Summer Vacation Spending Is Expected To Plunge 66% This Year

By Tyler Durden

Memorial Day weekend not only kicks off the start of summer but also, for many Americans, kicks off travel and vacation season. But this year will obviously be different, with millions stuck sheltering in place at home, due to the global coronavirus pandemic.

As a result, travel spending for the weekend is expected to fall 66% to $4.2 billion, according to Bloomberg.

Even though some areas are starting to see small upticks in traffic, tourism officials say that most travel won’t come until later in the season. Domestic air travel is expected to still be sparse and “almost everyone” who travels will be expected to drive.

Additionally, seasonal hiring is also expected to plunge more than 75% from a year ago. The younger European workers that staff many U.S. resorts for the summer are expected to stay home. Visa processing for U.S. work and travel visas has “basically shut down everywhere” except for farmwork.

Since the beginning of the pandemic, almost half of all leisure and hospitality employees have lost their jobs.

Areas that are accessible by car are expected to be popular destinations this summer. That includes places like the Florida panhandle, the Carolina coasts, Oregon and Washington. Even parts of Wisconsin and Michigan are expected to be destinations for American road trips.

Camping is another alternative that vacationers may try this year. Judson Gee, who has a vacation rental home in Wrightsville Beach, North Carolina, said: “People are absolutely dying to get out of their house and more comfortable to be outdoors than in crowded spots.” 

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Just 32% of hotel rooms were occupied as of the week ending May 16. This is despite hotel bookings improving in recent weeks. As of May 14, more than 3,000 hotels remained closed. 

Federal Reserve Chairman Jerome Powell told Congress earlier this week: “It will take some time for the public to regain confidence and adapt to the new world and start traveling, taking vacations.”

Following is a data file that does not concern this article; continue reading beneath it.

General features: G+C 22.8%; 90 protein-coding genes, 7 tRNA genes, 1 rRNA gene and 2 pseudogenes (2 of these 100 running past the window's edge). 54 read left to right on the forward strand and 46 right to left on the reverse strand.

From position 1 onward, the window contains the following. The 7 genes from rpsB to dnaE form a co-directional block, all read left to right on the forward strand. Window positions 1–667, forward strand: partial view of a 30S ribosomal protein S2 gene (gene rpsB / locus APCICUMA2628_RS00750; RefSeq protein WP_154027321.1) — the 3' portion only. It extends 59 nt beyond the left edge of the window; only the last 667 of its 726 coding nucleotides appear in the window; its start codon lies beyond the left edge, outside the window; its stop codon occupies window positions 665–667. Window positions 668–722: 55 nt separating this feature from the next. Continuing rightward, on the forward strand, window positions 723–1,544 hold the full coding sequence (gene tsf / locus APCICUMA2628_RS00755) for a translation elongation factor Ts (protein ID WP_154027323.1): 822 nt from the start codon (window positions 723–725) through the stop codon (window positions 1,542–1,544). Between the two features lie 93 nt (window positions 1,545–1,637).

Places like Broadway and Disneyworld, popular tourist destinations, remain closed. Fred Dixon, the president and chief executive of NYC & Company, which promotes tourism said: “When restrictions are lifted, there is a lot of pent-up demand. At the same time, people will be more cautious now, just generally about how they make decisions to travel.”

But places like Myrtle Beach, South Carolina are starting to get busier and restrictions have begun lifting, allowing hotels to take new reservations.

Heather Baker and her husband, from Wilkesboro, North Carolina, said: “The beaches were packed. Myrtle Beach is a great mini-vacation. It’s only a four-hour drive for us, which makes for a nice little getaway.”

While June bookings are down more than 25% from last year, the shortfall is expected to narrow as summer progresses. Vacation Myrtle Beach, which operates 14 hotels and condo properties in the area, has hired less than 100 seasonal employees this year compared to the 700 they hired last year. 

Bloomberg economist Carl Riccadonna concluded:

Certain businesses with a relatively short ‘high season’ may not be able to reopen in time to salvage their business for the year. If your year is really 3-4 months in the summer, then a lost few months really means a lost year–and in many cases a failed business.

Source: ZeroHedge

Image: Pixabay

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